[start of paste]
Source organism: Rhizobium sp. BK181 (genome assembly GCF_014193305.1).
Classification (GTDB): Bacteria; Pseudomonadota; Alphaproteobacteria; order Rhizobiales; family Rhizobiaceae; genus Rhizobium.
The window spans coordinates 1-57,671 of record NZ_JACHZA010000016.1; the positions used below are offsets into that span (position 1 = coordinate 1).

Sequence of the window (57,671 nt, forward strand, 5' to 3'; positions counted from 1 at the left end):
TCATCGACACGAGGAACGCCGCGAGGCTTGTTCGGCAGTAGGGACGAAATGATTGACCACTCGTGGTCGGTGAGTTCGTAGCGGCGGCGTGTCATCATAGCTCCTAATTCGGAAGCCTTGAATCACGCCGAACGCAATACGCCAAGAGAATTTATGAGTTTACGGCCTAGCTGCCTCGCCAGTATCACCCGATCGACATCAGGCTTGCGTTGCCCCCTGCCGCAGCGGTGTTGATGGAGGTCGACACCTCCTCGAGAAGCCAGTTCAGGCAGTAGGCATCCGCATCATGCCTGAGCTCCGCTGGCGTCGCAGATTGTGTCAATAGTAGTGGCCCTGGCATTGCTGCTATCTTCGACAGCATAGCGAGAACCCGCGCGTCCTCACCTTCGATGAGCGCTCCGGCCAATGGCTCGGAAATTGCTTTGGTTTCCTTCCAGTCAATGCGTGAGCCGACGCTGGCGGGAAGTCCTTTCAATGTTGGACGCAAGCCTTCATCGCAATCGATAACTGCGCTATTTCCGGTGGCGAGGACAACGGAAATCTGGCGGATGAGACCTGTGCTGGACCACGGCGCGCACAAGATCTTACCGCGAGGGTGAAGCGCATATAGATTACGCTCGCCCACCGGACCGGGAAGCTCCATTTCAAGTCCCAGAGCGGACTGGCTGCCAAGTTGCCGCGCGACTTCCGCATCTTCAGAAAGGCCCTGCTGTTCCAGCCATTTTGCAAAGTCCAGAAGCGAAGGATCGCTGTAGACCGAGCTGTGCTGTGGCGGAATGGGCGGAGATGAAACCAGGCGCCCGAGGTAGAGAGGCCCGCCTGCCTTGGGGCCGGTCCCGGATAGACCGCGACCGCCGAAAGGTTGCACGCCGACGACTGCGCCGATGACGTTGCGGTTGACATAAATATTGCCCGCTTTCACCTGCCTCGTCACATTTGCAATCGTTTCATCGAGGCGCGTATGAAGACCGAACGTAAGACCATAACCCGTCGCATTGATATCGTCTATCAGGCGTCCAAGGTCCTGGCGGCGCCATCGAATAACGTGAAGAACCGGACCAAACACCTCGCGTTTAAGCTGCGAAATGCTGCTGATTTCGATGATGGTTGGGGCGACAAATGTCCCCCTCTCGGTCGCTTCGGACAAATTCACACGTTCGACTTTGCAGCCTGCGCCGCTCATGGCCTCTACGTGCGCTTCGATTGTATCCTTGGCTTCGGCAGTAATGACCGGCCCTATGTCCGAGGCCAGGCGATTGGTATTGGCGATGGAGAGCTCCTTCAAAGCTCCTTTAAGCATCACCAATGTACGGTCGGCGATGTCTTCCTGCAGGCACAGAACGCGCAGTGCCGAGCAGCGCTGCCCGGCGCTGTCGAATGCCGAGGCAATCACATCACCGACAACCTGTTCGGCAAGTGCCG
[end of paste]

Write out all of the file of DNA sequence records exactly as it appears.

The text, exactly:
Source organism: Rhizobium sp. BK181 (genome assembly GCF_014193305.1).
Classification (GTDB): Bacteria; Pseudomonadota; Alphaproteobacteria; order Rhizobiales; family Rhizobiaceae; genus Rhizobium.
The window spans coordinates 1-57,671 of record NZ_JACHZA010000016.1; the positions used below are offsets into that span (position 1 = coordinate 1).

Sequence of the window (57,671 nt, forward strand, 5' to 3'; positions counted from 1 at the left end):
TCATCGACACGAGGAACGCCGCGAGGCTTGTTCGGCAGTAGGGACGAAATGATTGACCACTCGTGGTCGGTGAGTTCGTAGCGGCGGCGTGTCATCATAGCTCCTAATTCGGAAGCCTTGAATCACGCCGAACGCAATACGCCAAGAGAATTTATGAGTTTACGGCCTAGCTGCCTCGCCAGTATCACCCGATCGACATCAGGCTTGCGTTGCCCCCTGCCGCAGCGGTGTTGATGGAGGTCGACACCTCCTCGAGAAGCCAGTTCAGGCAGTAGGCATCCGCATCATGCCTGAGCTCCGCTGGCGTCGCAGATTGTGTCAATAGTAGTGGCCCTGGCATTGCTGCTATCTTCGACAGCATAGCGAGAACCCGCGCGTCCTCACCTTCGATGAGCGCTCCGGCCAATGGCTCGGAAATTGCTTTGGTTTCCTTCCAGTCAATGCGTGAGCCGACGCTGGCGGGAAGTCCTTTCAATGTTGGACGCAAGCCTTCATCGCAATCGATAACTGCGCTATTTCCGGTGGCGAGGACAACGGAAATCTGGCGGATGAGACCTGTGCTGGACCACGGCGCGCACAAGATCTTACCGCGAGGGTGAAGCGCATATAGATTACGCTCGCCCACCGGACCGGGAAGCTCCATTTCAAGTCCCAGAGCGGACTGGCTGCCAAGTTGCCGCGCGACTTCCGCATCTTCAGAAAGGCCCTGCTGTTCCAGCCATTTTGCAAAGTCCAGAAGCGAAGGATCGCTGTAGACCGAGCTGTGCTGTGGCGGAATGGGCGGAGATGAAACCAGGCGCCCGAGGTAGAGAGGCCCGCCTGCCTTGGGGCCGGTCCCGGATAGACCGCGACCGCCGAAAGGTTGCACGCCGACGACTGCGCCGATGACGTTGCGGTTGACATAAATATTGCCCGCTTTCACCTGCCTCGTCACATTTGCAATCGTTTCATCGAGGCGCGTATGAAGACCGAACGTAAGACCATAACCCGTCGCATTGATATCGTCTATCAGGCGTCCAAGGTCCTGGCGGCGCCATCGAATAACGTGAAGAACCGGACCAAACACCTCGCGTTTAAGCTGCGAAATGCTGCTGATTTCGATGATGGTTGGGGCGACAAATGTCCCCCTCTCGGTCGCTTCGGACAAATTCACACGTTCGACTTTGCAGCCTGCGCCGCTCATGGCCTCTACGTGCGCTTCGATTGTATCCTTGGCTTCGGCAGTAATGACCGGCCCTATGTCCGAGGCCAGGCGATTGGTATTGGCGATGGAGAGCTCCTTCAAAGCTCCTTTAAGCATCACCAATGTACGGTCGGCGATGTCTTCCTGCAGGCACAGAACGCGCAGTGCCGAGCAGCGCTGCCCGGCGCTGTCGAATGCCGAGGCAATCACATCACCGACAACCTGTTCGGCAAGTGCCG